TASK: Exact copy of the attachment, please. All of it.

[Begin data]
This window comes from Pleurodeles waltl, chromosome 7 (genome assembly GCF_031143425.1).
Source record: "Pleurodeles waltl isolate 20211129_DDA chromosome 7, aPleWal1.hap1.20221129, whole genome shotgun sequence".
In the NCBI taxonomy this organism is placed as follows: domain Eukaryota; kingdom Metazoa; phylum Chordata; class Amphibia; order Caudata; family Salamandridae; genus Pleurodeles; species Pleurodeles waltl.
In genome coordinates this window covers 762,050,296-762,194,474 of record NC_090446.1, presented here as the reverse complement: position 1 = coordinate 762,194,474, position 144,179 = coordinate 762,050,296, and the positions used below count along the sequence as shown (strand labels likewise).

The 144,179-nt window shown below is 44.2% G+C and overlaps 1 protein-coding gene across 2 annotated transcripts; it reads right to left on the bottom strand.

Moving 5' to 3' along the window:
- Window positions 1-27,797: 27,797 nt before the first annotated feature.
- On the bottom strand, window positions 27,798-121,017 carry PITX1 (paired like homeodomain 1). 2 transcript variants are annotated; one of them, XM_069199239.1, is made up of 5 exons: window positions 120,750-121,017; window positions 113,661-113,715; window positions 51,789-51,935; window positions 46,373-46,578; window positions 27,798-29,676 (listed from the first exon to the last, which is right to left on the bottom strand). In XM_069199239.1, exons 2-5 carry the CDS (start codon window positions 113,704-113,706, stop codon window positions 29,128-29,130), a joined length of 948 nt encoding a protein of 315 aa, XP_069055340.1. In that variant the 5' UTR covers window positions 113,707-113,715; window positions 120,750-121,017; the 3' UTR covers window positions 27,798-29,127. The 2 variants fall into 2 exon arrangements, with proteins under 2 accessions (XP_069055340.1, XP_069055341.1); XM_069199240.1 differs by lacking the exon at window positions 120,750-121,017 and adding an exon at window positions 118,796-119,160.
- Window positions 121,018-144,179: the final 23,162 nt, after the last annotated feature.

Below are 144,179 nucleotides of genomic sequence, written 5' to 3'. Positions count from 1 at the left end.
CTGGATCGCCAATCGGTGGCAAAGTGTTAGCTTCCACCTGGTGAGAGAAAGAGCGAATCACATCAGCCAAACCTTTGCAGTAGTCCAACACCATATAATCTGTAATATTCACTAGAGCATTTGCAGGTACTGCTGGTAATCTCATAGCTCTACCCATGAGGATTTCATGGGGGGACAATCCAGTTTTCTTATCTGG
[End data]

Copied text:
This window comes from Pleurodeles waltl, chromosome 7 (genome assembly GCF_031143425.1).
Source record: "Pleurodeles waltl isolate 20211129_DDA chromosome 7, aPleWal1.hap1.20221129, whole genome shotgun sequence".
In the NCBI taxonomy this organism is placed as follows: domain Eukaryota; kingdom Metazoa; phylum Chordata; class Amphibia; order Caudata; family Salamandridae; genus Pleurodeles; species Pleurodeles waltl.
In genome coordinates this window covers 762,050,296-762,194,474 of record NC_090446.1, presented here as the reverse complement: position 1 = coordinate 762,194,474, position 144,179 = coordinate 762,050,296, and the positions used below count along the sequence as shown (strand labels likewise).

The 144,179-nt window shown below is 44.2% G+C and overlaps 1 protein-coding gene across 2 annotated transcripts; it reads right to left on the bottom strand.

Moving 5' to 3' along the window:
- Window positions 1-27,797: 27,797 nt before the first annotated feature.
- On the bottom strand, window positions 27,798-121,017 carry PITX1 (paired like homeodomain 1). 2 transcript variants are annotated; one of them, XM_069199239.1, is made up of 5 exons: window positions 120,750-121,017; window positions 113,661-113,715; window positions 51,789-51,935; window positions 46,373-46,578; window positions 27,798-29,676 (listed from the first exon to the last, which is right to left on the bottom strand). In XM_069199239.1, exons 2-5 carry the CDS (start codon window positions 113,704-113,706, stop codon window positions 29,128-29,130), a joined length of 948 nt encoding a protein of 315 aa, XP_069055340.1. In that variant the 5' UTR covers window positions 113,707-113,715; window positions 120,750-121,017; the 3' UTR covers window positions 27,798-29,127. The 2 variants fall into 2 exon arrangements, with proteins under 2 accessions (XP_069055340.1, XP_069055341.1); XM_069199240.1 differs by lacking the exon at window positions 120,750-121,017 and adding an exon at window positions 118,796-119,160.
- Window positions 121,018-144,179: the final 23,162 nt, after the last annotated feature.

Below are 144,179 nucleotides of genomic sequence, written 5' to 3'. Positions count from 1 at the left end.
CTGGATCGCCAATCGGTGGCAAAGTGTTAGCTTCCACCTGGTGAGAGAAAGAGCGAATCACATCAGCCAAACCTTTGCAGTAGTCCAACACCATATAATCTGTAATATTCACTAGAGCATTTGCAGGTACTGCTGGTAATCTCATAGCTCTACCCATGAGGATTTCATGGGGGGACAATCCAGTTTTCTTATCTGG